The political debate over the Affordable Care Act was the same everywhere. House candidates in California were discussing the individual mandate and coverage for preexisting conditions just like Senate candidates in Kentucky were. Voters viewed the law through a national lens.
Next year all Obamacare politics will be local. The law's implementation has already been dramatically different from state to state—reading local coverage, it's sometimes hard to believe the same law is taking effect everywhere. That means its politics will also be different from Senate race to Senate race, House race to House race.
The shift will cut both ways: In some instances it will help Democrats; in others, Republicans. But it presents a challenge most pressing for Republicans, who have touted the law as central to retaking the Senate and expanding their already deep majority in the House. If the law's politics are different in every campaign, can the GOP ensure it's a winning issue everywhere?
Nowhere is the emergence of local Obamacare politics more apparent than in an Arizona congressional race. Democrat Ann Kirkpatrick, who represents a sprawling, conservative-leaning district, had heard plenty about the health care law. Nearly every TV ad Republicans ran against her in 2012 featured Obamacare. Already, the National Republican Congressional Committee is running radio ads tying Kirkpatrick—again—to the law.
But this time around, Kirkpatrick has a new rebuttal. Earlier this year, the Arizona GOP ruptured in civil war as one group, led by Republican Gov. Jan Brewer, teamed with Democratic legislators to expand the state's Medicaid program using federal funds from Obamacare. Both state legislators running against Kirkpatrick voted and lobbied against the Medicaid expansion in the Arizona House.
That's given Kirkpatrick an opening. Her district is rural, poorer than average, and has a large Native American population—all elements that Kirkpatrick says will make Obamacare especially positive in her region.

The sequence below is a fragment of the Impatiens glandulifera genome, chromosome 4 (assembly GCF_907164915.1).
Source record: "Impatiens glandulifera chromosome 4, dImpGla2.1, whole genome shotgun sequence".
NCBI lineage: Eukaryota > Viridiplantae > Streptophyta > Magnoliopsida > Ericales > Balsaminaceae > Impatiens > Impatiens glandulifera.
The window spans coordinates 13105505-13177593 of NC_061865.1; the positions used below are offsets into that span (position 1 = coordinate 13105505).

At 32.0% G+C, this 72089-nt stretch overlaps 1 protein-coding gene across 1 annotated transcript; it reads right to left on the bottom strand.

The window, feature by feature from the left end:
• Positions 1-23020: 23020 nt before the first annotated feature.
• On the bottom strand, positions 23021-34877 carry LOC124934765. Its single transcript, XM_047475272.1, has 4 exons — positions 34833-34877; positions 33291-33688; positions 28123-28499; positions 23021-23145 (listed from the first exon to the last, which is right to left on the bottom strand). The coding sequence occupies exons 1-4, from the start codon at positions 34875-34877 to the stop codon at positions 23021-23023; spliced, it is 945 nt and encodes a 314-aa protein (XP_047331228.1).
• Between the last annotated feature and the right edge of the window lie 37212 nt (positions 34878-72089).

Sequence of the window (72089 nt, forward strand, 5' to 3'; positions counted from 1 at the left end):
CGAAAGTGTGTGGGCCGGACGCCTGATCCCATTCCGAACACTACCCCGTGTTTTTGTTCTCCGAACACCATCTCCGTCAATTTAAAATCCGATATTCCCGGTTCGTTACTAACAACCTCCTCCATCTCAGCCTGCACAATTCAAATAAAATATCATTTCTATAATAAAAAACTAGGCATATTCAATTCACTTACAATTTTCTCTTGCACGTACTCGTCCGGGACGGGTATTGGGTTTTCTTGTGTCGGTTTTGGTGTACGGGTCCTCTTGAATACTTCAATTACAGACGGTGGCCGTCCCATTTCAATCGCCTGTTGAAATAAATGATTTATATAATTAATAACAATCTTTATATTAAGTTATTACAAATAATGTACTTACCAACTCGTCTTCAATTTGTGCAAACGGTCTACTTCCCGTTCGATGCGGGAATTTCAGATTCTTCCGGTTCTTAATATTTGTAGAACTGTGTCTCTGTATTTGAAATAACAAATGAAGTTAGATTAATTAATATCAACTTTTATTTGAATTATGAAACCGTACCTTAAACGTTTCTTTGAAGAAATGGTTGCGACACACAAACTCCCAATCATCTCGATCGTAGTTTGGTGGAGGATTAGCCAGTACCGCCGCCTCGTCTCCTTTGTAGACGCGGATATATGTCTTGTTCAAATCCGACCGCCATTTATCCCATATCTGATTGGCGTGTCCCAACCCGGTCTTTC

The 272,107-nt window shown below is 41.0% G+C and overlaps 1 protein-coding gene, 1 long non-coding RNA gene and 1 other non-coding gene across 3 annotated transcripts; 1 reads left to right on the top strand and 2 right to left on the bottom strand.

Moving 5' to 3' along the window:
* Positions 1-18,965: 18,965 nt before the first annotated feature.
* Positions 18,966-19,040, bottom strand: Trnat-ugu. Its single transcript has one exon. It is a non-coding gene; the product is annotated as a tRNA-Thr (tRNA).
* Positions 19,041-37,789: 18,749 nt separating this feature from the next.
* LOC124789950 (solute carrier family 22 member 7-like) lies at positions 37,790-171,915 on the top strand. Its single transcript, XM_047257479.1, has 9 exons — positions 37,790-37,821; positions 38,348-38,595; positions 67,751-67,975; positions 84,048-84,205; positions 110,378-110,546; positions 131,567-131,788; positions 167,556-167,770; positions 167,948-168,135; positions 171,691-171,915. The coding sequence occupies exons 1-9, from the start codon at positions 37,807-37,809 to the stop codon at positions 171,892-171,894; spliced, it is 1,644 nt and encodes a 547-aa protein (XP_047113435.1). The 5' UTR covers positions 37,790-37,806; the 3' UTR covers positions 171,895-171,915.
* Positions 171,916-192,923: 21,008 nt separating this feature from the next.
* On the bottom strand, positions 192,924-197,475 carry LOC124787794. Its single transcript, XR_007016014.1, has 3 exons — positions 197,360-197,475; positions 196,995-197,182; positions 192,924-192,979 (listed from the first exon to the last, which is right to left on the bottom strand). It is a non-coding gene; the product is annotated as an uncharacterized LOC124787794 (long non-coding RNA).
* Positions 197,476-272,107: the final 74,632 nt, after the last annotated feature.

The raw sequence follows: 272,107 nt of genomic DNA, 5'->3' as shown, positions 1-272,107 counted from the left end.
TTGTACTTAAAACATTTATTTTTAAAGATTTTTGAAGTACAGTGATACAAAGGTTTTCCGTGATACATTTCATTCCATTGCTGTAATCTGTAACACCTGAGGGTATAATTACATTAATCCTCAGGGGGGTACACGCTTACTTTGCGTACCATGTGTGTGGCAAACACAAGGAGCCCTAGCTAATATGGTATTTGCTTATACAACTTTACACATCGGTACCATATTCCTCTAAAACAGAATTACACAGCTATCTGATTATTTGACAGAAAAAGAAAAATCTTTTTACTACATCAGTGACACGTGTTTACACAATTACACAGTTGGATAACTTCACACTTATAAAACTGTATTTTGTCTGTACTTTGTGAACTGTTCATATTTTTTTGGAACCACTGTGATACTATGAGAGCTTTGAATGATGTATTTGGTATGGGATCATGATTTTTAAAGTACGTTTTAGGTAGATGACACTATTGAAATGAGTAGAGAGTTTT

"Anyone who campaigns on repealing the law or opposing Medicaid expansion is really out of step with this district," Kirkpatrick said in June after the state Legislature agreed to expand the state's Medicaid program. "They just don't know the district."
Arizona state Rep. Adam Kwasman, one of the Republicans who voted against expanding Medicaid and is considering a campaign against Kirkpatrick, isn't shying away from a fight. "If she wants to defend a program like that, whoever she runs against: Bring it on," he said.
In some states, even Republican-run governments are expressing some level of buy-in on Obamacare that complicates GOP efforts to brand the law a failure and waste of funds. Take Iowa, for instance, which features a competitive, open-seat Senate race next year. Despite Republican control of the governorship, the state has compromised with the federal government to help set up its own state-based exchange. "While we have varying opinions regarding the Affordable Care Act, we have not let our differences prevent us from meeting our responsibilities and moving Iowa forward," Republican Gov. Terry Branstad wrote in a letter to Health and Human Services Secretary Kathleen Sebelius.
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The friendliness of some GOP officials toward Obamacare further weakens the GOP's rhetoric. Rep. David Joyce, R-Ohio, is a top target of Democrats, and an avowed opponent of Obamacare. But his home-state governor, Republican John Kasich, endorsed expanding Medicaid there. And because Kasich is also seeking reelection in 2014, he'll likely tout his own decision to cooperate with the federal health care program even as Joyce takes aim at it.